How to calculate fructose and glucose contents in food

How to calculate fructose and glucose contents in foods?

Pawel Malczewski
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Short summary

Sucrose consists of half glucose and half fructose. Consuming sucrose has the same effect in our body as consuming equivalent amounts of fructose and glucose separately.

Since in nutrient databases free fructose and free glucose are shown separately and combined fructose and glucose are shown as sucrose, the calculation of the total amount of fructose or glucose needs to also include their hidden amounts in sucrose contents. For a quick answer click here.

Explanation

Many nutritional online sources fail to treat sucrose as a combination of fructose and glucose. When discussing the effects of simple sugars on the body, statements such as “product X has 60% of sucrose and only 1% of fructose” are completely misleading.

This confusion usually comes by misinterpreting how the nutrients are listed in the nutrient databases and the scientific research publications. Basically, it fails to understand that:

  • Sucrose = 50% fructose + 50% glucose;
  • Fructose = Free fructose + 50% of sucrose;
  • The effects on the body of fructose and glucose combined into sucrose is the same as fructose and glucose separately. (1)Caspary WF. Physiology and pathophysiology of intestinal absorption. Am J Clin Nutr January 1992. Vol. 55 no. 1 299S-308S. Available here.

Nutrient Databases

The amounts of nutrients are usually taken from official government run databases such as USDA’s.

These databases correctly show sucrose, fructose and glucose amounts separately, as they appear in food. Fructose and glucose can be found in foods on their own or/and as part of sucrose.

Here are two examples:

  • Table sugar has 99.8% sucrose, 0% fructose and 0% glucose. This means that there are no fructose or glucose on they own but paired together in glucose. (2)USDA. Nutritional composition of table sugar. Available here.
  • Honey fructose contents are 40.94%, glucose 35.75% and sucrose only 0.89%. What it means is that only 0.89% of fructose and glucose is combined in sucrose pairs and the rest is separated. (3)USDA. Nutritional information for honey. Available here.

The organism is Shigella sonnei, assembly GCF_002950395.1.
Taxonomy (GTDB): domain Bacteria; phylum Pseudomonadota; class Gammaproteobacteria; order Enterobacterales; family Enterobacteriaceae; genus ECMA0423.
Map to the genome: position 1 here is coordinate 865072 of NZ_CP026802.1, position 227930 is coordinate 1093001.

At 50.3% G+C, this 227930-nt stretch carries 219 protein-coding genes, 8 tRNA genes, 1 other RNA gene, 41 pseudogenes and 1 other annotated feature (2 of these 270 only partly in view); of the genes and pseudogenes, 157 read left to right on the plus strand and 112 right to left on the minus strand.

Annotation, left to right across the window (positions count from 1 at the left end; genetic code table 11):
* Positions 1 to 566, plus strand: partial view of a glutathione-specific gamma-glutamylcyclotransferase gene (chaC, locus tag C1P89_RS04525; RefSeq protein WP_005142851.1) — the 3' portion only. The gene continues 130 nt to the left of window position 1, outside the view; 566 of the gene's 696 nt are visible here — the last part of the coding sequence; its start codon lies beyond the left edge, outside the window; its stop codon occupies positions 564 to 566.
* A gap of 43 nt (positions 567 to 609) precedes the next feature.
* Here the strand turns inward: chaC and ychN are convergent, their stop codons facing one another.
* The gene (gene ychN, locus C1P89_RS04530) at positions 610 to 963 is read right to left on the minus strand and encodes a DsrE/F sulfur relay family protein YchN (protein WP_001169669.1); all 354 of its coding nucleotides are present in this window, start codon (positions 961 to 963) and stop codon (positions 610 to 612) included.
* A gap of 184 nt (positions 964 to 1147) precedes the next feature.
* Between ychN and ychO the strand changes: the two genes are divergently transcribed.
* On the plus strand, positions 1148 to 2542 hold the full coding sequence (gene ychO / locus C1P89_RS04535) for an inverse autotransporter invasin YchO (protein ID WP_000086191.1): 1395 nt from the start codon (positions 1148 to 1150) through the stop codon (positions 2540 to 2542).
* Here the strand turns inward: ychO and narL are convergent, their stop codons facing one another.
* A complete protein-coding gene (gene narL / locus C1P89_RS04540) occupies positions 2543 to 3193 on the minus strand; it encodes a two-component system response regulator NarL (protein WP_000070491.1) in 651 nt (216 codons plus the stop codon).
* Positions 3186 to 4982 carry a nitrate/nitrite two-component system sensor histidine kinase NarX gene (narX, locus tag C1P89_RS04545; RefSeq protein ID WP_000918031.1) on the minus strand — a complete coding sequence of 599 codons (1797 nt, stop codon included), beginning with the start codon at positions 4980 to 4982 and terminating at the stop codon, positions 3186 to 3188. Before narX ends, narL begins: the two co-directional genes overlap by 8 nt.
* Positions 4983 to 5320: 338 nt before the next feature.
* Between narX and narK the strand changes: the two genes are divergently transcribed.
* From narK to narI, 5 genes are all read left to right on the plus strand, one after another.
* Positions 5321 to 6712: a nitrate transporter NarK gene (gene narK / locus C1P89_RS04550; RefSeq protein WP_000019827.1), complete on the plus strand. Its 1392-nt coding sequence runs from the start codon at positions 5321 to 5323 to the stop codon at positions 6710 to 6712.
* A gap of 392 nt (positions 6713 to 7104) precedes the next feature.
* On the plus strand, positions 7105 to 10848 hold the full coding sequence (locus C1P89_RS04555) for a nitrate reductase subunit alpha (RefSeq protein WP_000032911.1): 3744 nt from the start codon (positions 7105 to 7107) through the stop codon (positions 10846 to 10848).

Scientific papers
Some nutrient lab studies show sucrose, glucose and fructose contents of some foods as separate amounts. This is correct, depending on the purpose of the studies.

For instance, the purpose of this study (4)Rao SS, Attaluri A, Anderson L, Stumbo P. The Ability of the Normal Human Small Intestine to Absorb Fructose: Evaluation by Breath Testing. Clin Gastroenterol Hepatol. 2007 Aug; 5(8): 959–963. Available here. on maple syrup sugar composition is, as stated in the beginning of the paper, to learn more about the chemical composition of maple syrup for non-nutritional purposes, such as determining the levels of artificial de-colorization. Hence, it shows the amount of sucrose (65.1%), of fructose (0.7%) and of glucose (0.6%).

Using the results of this study for nutritional purposes, without re-calculating fructose and glucose contents, is incorrect and misleading.

This study was referred to in some online discussions on the topic of toxic effects of high fructose consumption. (read more on this topic here..) It was incorrectly concluded by some that maple syrup is mainly sucrose so there is no reason to worry about fructose.

Conclusion

Back to top

For nutritional purposes, sucrose should be treated as half fructose and half glucose. If using nutrient databases or scientific papers, it is necessary to re-calculate the components in order to obtain the actual glucose/fructose amount.

References   [ + ]

1. Caspary WF. Physiology and pathophysiology of intestinal absorption. Am J Clin Nutr January 1992. Vol. 55 no. 1 299S-308S. Available here.
2. USDA. Nutritional composition of table sugar. Available here.
3. USDA. Nutritional information for honey. Available here.
4. Rao SS, Attaluri A, Anderson L, Stumbo P. The Ability of the Normal Human Small Intestine to Absorb Fructose: Evaluation by Breath Testing. Clin Gastroenterol Hepatol. 2007 Aug; 5(8): 959–963. Available here.

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